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There is an adage in football, this student explained: Take what your opponents give you, even if it is not exactly what you want. The ice broken and the tone for discussion set, the rest of the class agreed. Everyone disliked affirmative action and Shelby Steele in equal measure. It was a strange revelation, for all of us in that room knew that affirmative action had made this moment possible, both for me, as a Black professor at a prominently white university, and for them, as Black undergraduates at that same institution. At that moment, it was if the same realization struck us all: What does it mean that affirmative action brought us all here to criticize affirmative action? Why are we here? Therein lies a complex story of Black people’s feelings about affirmative action as both a gateway and a burden.
There is an adage in football: Take what your opponents give you, even if it is not exactly what you want.
There were a few things all of us Black kids who came to Penn in that year knew. We were the aggrieved and underprivileged being given access to education’s La La Land. We were expected to be a bit churlish — diversity must have its spice of difference and social adjustment — but also dazzled by the riches. We were Dorothy in Oz with a chip on our shoulders. Second, we knew we all felt varying degrees of severe inadequacy. Huddling together sometimes eased the dislocation, but it sometimes made it worse, reinforcing the sense of being a grunt lost in the gun smoke of a war. Finally, we all knew that this largess was not going to last. There was an expiration date to affirmative action. Everyone said so: jurists, civil-rights leaders, politicians, and folks on the street. “You better get it while you can,” I remember one Black co-ed telling me, “The white folks won’t keep the gates open forever. Once it’s closed, they’ll say, ‘we gave you your chance.’ White folks’ bouts of doing right by the Negro don’t usually last long.” Realizing this made everything seem urgent to me. I felt a bit like Jesus’ disciples immediately after he died: The end could come any day now.
But if affirmative action was viewed as a civil-rights victory by many Black people it never directly benefited, it often became a source of embarrassment for some it did. In college admissions, affirmative action effectively protected Black students from competing against non-Black students. Black people felt stigmatized by affirmative action because it came to mean that you had lesser qualifications — that you were admitted to a college or appointed to a job merely because of your race. In academe, a whole phalanx of jobs — including appointments in African American studies, in diversity, equity, and inclusion offices, and the like — became “race” jobs, jobs that existed in part in order to diversify the campus. Many Black people do not hold these jobs in as high a regard as, say, being the dean of an engineering or medical school. (For instance, my mother, who never understood the nature of my job but was exceedingly proud of whatever it was, would never introduce me as a professor of African American studies but rather as a professor of English.) Many Black parents do not wish their children to major in or even take courses in African American studies, as they don’t think of it as a practical or prestigious field of study. But the phenomenon of “race herding” on college campuses — students and faculty of color clustering in disciplines directly related to race — is partly misunderstood: Colleges, by their administrative nature, tend to encourage cliques, silos, and fiefdoms as vectors of power. Black people, in part, are just conforming to the academic environment, by using the element that got us in the door: our race.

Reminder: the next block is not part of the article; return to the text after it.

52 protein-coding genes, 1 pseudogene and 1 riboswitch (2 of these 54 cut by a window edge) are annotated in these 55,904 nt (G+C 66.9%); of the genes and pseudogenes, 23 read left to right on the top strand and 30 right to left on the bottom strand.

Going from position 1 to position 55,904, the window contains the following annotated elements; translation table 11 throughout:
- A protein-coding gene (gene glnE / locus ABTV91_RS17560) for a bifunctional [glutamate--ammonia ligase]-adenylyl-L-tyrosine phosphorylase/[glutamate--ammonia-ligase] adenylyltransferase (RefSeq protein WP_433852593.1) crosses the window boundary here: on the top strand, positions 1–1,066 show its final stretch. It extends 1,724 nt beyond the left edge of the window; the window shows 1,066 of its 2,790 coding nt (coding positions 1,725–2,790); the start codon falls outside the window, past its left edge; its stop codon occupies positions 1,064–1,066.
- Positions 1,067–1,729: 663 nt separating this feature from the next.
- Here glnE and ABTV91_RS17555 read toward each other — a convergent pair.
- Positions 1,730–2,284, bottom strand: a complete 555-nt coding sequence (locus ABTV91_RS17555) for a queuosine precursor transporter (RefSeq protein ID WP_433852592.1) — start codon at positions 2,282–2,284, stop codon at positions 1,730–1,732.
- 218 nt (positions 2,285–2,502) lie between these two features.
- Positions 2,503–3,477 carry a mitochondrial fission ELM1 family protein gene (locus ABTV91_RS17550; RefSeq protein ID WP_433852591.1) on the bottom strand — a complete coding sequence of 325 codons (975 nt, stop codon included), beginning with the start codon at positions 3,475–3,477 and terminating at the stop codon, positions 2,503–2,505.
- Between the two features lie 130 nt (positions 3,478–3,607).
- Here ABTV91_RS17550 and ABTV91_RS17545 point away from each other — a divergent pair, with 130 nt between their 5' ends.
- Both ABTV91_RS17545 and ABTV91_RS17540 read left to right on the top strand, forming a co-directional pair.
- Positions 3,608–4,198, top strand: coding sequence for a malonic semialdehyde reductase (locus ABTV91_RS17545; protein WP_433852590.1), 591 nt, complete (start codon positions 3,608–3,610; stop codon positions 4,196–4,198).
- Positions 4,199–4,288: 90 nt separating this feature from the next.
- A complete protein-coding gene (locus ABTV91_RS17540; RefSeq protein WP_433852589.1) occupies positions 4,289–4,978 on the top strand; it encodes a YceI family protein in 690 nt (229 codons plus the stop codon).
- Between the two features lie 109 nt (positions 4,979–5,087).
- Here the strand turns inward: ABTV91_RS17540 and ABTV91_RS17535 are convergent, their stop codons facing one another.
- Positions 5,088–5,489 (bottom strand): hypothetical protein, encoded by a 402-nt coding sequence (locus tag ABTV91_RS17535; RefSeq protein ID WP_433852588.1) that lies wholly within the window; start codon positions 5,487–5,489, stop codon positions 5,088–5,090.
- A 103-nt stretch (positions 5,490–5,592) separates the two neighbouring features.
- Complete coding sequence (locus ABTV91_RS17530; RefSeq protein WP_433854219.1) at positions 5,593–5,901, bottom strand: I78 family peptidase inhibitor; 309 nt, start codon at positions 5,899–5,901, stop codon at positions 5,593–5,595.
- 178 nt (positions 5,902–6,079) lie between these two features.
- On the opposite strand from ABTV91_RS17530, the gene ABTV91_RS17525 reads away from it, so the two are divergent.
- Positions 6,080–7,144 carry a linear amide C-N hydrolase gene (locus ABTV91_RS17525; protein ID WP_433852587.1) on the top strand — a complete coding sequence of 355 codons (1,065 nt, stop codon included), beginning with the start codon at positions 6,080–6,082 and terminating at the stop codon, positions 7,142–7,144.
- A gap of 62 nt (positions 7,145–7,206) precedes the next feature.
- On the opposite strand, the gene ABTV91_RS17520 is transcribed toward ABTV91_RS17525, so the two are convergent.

Affirmative action has never benefited more than a small minority of Black people. Yet its symbolic importance has been enormous.
This institutional development over the past 50 years has made some Black people feel uneasy about, if not ashamed of, affirmative action, and led many Black elites on both the right and the left to deny that they ever benefited from it. How can one feel pride in winning something that perversely acknowledges, or even rewards, your historically induced inadequacies? Affirmative action seems to say not just that racism persists, but that there is — still — something lacking in Black life.
For Thomas, opposition to affirmative action is a not merely a test of conservative allegiance but a principle to be defended against the wrong-headedness of Black liberalism. His 57-page concurrence to the majority decision in Students for Fair Admissions Inc. v. President and Fellows of Harvard College is a full-throated denunciation of affirmative action as a shameful and cynical form of institutionalized special pleading on behalf of Black people. He advances, once again, the paradoxical position that Black Americans can best press their claims as a special interest group by behaving as if we had no racial grievances and accepting the basic aspirational fairness of a colorblind society.